The master and slave stages operate in different domains by virtue of the different power supplies coupled to the keeper circuits. In this embodiment, a low voltage supply is coupled to the inverters in keeper circuit 13 and a high voltage supply is coupled to the inverters in keeper circuit 23; that is Vcc1=Vcc1 and Vcc2=Vcch. The master stage thus operates at low voltage and the slave stage performs the level conversion. Put differently, the different supplies effect the conversion of the low-voltage data value stored in the master stage keeper circuit into a high-voltage data value stored in the slave stage keeper circuit. The values of Vccl and Vcch therefore control the level-conversion that takes place at the output of the flip-flop. (In an alternative embodiment, the opposite level-conversion may be performed). The low and high voltage supplies are also preferably coupled to input inverter 16 and output inverter 36.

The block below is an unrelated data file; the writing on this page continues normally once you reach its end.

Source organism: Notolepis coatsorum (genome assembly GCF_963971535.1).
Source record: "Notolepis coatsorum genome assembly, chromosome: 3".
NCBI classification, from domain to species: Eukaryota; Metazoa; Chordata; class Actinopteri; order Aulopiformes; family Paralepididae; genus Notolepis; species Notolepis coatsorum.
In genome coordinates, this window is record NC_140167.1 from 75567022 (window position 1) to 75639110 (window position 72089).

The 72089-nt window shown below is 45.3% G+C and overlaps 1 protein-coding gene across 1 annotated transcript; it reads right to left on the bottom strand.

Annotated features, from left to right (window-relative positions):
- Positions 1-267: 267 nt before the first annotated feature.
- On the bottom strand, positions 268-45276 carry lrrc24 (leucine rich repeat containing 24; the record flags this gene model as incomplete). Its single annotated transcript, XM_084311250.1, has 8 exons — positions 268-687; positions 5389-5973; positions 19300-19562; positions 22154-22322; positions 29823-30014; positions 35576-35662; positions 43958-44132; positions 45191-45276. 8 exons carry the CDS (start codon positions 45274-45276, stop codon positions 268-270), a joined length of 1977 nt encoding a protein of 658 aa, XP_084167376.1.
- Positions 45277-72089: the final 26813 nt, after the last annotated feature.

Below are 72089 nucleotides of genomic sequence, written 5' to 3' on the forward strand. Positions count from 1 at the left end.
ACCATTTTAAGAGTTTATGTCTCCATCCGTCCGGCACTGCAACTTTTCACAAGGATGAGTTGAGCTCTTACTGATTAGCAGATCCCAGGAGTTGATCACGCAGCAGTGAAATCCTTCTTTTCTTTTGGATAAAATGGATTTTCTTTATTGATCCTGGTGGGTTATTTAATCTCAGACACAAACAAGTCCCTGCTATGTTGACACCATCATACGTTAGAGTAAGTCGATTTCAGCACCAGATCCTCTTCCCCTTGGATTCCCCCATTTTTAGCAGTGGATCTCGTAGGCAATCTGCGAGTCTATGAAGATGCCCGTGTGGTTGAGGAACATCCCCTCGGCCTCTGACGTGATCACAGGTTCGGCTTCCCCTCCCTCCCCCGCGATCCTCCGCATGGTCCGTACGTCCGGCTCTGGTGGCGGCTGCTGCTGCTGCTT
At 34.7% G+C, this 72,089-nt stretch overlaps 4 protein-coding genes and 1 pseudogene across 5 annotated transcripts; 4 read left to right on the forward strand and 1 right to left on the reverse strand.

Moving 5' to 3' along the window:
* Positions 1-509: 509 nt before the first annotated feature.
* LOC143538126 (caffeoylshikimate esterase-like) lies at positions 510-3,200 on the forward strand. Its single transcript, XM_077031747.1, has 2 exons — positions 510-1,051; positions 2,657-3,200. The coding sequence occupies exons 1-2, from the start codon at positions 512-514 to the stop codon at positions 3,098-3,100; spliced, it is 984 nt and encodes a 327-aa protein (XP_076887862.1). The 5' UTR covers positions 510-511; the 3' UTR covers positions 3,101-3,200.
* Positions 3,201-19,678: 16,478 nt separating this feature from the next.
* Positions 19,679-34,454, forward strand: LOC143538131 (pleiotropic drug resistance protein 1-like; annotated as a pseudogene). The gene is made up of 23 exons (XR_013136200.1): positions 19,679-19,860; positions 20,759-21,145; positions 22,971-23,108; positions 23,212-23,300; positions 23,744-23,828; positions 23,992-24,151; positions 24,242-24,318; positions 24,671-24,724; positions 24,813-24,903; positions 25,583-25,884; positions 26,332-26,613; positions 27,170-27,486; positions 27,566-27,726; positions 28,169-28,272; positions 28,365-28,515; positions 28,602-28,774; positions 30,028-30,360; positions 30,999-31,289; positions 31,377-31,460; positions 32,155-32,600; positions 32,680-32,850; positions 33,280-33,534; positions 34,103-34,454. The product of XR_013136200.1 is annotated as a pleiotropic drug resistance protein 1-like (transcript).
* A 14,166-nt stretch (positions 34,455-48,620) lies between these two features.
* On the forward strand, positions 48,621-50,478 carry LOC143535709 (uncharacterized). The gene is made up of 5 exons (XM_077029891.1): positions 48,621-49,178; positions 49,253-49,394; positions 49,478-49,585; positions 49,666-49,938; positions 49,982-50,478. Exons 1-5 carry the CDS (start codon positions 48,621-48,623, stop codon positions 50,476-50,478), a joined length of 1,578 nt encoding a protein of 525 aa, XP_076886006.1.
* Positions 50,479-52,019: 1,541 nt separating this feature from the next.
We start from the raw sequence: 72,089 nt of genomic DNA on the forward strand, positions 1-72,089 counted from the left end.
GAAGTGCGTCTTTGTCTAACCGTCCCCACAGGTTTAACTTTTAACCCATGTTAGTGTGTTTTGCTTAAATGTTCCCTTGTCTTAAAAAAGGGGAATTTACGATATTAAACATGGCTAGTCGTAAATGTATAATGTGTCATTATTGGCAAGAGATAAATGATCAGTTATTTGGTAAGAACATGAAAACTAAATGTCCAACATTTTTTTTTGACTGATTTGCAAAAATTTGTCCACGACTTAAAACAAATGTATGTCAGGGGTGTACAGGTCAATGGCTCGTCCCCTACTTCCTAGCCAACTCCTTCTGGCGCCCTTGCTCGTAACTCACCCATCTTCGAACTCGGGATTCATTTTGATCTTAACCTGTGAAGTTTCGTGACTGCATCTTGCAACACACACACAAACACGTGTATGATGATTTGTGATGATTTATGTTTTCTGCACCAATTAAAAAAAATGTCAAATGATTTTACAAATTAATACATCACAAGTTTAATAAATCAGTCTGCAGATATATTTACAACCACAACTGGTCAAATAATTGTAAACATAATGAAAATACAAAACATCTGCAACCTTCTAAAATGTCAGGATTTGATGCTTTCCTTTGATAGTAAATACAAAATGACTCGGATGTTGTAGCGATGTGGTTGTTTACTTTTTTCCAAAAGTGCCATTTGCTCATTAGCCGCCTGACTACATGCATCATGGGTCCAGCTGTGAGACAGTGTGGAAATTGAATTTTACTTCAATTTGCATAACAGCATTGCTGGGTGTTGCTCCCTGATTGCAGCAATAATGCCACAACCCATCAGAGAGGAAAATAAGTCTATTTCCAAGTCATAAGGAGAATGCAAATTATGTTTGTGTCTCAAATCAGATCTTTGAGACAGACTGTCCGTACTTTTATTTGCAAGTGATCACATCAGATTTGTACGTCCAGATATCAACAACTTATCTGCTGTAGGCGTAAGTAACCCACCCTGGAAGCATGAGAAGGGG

In an exemplary application, for the D input Vcc1 may be less than, equal to, or greater than Vcc2 and clock signal clk can be equal to or operate based on either Vcc1 or Vcc2. (In the FIG. 5 embodiment, the clock signal may only operate on Vcc2). As for the keeper circuits, the logical values stored in keeper circuits 13 and 23 are the same (e.g., 0 or 1), but the analog voltages that represent these logical values may be different, e.g., a logical 1 in circuit 13 may be equal to or based on Vcc1 and a logical 1 in circuit 23 may be equal to or based on Vcc2. In FIG. 2, clk and clkd are logically the same value but “d” is added to indicate a delayed clock signal.

In operation, clock signal clk activates the master and slave stages of the flip-flop at different times. In this embodiment, the clock signal is passed through two inverters 41 and 42 prior to being input into the master stage. These inverters may be driven by the slave-stage power supply (e.g., Vcch), although a different supply may be used. The depicted arrangement is preferable for purposes of improving time-borrowing from the master stage to the slave stage. This, in turn, improves the minimum D-Q path delay of the flip-flop. In an alternative embodiment, the clock signal may be delayed using a different circuit arrangement.